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Managing the Self-Storage Design Process and Team to Ensure a Smooth Project

Design planning team around table
When designing a self-storage project, it’s critically important to understand the steps and professionals involved. Follow these guidelines to build a team and process that will work seamlessly toward the same goal.

When designing a self-storage project, it’s critically important to understand the necessary steps and team members involved before getting to final construction or permitted drawings. A typical development can involve more than a dozen advisors, consultants and contractors. Without a clear understanding of each person’s role in the process or the appropriate time to engage each party, an owner or developer can find himself over budget, behind schedule or at risk of losing the deal all together.

A little time spent on the front end of a plan can save a lot of time, energy and money, not only on the design process but, more important, on your construction budget. Here are some guidelines to ensure everyone is working seamlessly toward the same goal.

Identify Your Team

Identify your consultants before you need them, not when you need to hire them. Ask construction and development professionals in your local or target market for recommendations. Interview at least three of the following before beginning any design work:

  • Civil engineer: The company may offer in-house surveying.
  • Geotechnical engineer: The company might provide environmental services.
  • Architect: Ideally, he should handle structural and mechanical, electrical and plumbing.
  • Zoning/land-use attorney
  • General counsel
  • General contractor: The level of engagement depends on how you decide to contract, but their input is critical.
  • Property manager/feasibility consultant: While likely less involved in the continuous design process, his input can be invaluable along the way.

Interview these people as if you were hiring an employee. Consider asking these questions:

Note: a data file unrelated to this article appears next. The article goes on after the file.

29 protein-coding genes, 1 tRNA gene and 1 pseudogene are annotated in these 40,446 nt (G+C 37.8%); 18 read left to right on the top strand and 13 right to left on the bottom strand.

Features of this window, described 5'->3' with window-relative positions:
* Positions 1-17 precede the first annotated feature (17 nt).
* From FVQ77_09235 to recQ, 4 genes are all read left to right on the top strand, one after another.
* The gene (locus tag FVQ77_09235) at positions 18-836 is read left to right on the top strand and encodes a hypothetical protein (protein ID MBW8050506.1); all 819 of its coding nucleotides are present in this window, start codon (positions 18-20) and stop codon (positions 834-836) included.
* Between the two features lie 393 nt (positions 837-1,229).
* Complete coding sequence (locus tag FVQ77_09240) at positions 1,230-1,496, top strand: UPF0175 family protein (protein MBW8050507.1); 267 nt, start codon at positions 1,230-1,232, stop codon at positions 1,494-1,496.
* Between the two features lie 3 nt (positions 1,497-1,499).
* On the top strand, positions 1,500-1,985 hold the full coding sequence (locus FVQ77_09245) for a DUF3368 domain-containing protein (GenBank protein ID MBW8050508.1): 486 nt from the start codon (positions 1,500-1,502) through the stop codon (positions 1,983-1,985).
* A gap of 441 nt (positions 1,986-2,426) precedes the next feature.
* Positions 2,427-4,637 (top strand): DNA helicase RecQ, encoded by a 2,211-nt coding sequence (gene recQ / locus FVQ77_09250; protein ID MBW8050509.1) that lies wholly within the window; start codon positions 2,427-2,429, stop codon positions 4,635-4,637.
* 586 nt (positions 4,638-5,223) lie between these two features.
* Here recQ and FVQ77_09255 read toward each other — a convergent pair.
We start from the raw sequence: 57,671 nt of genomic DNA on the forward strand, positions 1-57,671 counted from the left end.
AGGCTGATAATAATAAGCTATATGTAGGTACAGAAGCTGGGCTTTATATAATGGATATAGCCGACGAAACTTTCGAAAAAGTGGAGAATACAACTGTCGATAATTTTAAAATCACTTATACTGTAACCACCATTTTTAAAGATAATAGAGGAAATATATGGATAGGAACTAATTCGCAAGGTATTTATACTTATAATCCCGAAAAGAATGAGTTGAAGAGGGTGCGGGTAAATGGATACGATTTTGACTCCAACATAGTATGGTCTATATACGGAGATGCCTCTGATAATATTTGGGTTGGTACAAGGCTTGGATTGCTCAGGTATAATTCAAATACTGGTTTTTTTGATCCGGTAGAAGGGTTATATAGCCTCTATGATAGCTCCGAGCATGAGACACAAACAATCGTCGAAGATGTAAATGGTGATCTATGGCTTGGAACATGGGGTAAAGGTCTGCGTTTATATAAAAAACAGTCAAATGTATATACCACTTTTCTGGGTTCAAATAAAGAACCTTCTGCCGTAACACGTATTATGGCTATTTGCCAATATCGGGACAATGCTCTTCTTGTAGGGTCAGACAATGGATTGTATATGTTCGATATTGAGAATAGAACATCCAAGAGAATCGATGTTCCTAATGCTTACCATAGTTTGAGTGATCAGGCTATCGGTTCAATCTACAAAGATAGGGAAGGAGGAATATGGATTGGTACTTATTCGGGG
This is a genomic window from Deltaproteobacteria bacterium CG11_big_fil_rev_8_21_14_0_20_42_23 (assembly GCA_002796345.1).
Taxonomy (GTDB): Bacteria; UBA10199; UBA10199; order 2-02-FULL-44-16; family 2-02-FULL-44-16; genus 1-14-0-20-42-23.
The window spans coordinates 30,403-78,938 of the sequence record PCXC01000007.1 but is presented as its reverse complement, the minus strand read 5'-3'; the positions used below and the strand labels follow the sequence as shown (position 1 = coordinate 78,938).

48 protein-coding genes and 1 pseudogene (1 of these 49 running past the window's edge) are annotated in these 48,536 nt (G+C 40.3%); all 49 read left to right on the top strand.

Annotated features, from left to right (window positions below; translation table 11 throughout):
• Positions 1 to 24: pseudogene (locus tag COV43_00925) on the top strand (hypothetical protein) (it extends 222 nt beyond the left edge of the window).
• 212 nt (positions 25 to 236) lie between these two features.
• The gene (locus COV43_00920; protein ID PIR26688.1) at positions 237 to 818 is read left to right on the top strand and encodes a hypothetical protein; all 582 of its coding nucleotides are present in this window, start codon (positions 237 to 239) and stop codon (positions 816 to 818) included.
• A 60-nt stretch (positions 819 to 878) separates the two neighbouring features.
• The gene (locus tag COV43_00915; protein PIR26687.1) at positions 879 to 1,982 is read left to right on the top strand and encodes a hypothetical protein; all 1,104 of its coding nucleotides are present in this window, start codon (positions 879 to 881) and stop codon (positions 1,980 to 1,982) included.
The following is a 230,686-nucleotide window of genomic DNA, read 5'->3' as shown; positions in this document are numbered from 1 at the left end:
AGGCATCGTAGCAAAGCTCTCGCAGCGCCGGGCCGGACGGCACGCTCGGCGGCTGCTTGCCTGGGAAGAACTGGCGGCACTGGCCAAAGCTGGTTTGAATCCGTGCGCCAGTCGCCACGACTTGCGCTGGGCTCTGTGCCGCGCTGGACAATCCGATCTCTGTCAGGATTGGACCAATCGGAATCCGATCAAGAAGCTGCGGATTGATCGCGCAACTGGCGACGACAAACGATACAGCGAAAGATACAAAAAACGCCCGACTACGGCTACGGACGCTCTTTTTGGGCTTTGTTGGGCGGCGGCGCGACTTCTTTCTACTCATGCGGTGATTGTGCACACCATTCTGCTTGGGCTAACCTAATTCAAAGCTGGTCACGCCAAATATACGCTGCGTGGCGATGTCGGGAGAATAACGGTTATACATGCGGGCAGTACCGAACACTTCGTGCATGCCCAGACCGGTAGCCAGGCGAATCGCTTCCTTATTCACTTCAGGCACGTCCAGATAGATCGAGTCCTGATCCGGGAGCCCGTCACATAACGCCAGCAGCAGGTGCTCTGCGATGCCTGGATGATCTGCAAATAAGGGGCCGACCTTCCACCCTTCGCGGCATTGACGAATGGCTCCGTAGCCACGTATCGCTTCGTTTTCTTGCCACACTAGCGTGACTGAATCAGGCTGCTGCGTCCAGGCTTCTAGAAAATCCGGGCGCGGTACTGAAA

• Have you ever worked on a self-storage project? If so, which ones?
  • Are you familiar with the jurisdiction in which I’m planning to develop? (This may include the local city as well as the county and department of transportation.) If so, what was your experience—good/bad/other?
  • Do you have the capacity to handle my project?
  • Who will be my “point person” in your office?
  • How long from the time we execute an agreement before various steps in the design process will be complete?
  • How are your fees structured? Are they billed upon delivery of various phases and broken out by scope? What will you charge if we must deviate from the defined scope?

Also, ask if they know about or have opinions on any of the other professionals you’re considering. I don’t mean their direct competition, but the other disciplines with which they’ll be required to work during the project.

Communicate Your Goals

Define and clearly communicate the team’s goals along the way. This may sound simple, but failure to clearly define your specific goals—in your own mind and with members—makes it likely someone will miss the mark at some point during the process. While the objectives may change along the way, it’s your job ensure everyone is focused on accomplishing the same tasks.

For example, let’s say you’re in the zoning-entitlement phase, with the goal to get approval from the local jurisdiction. Unfortunately, your architect was late getting you the elevations for submittal because he was working on optimizing the unit mix, which has no impact on zoning approval. If you’re the owner, you lead the design team to ensure everyone is marching toward the same target at any given time.

Engage in the Correct Order

Engage your team from the ground up, not the roof down. The design process can be costly and time-consuming. You can avoid wasting resources by thinking from the ground up, starting with the soil and site. For example, it makes no sense to involve an architect first if he doesn’t know how the building will sit on the site—information that comes from your civil engineer.

Everyone is going to want to make sure your soils can sustain your proposed improvements, so have a geotechnical engineer run soil tests based on the layout. A civil engineer can’t layout the building without a reliable survey.

Design for Approval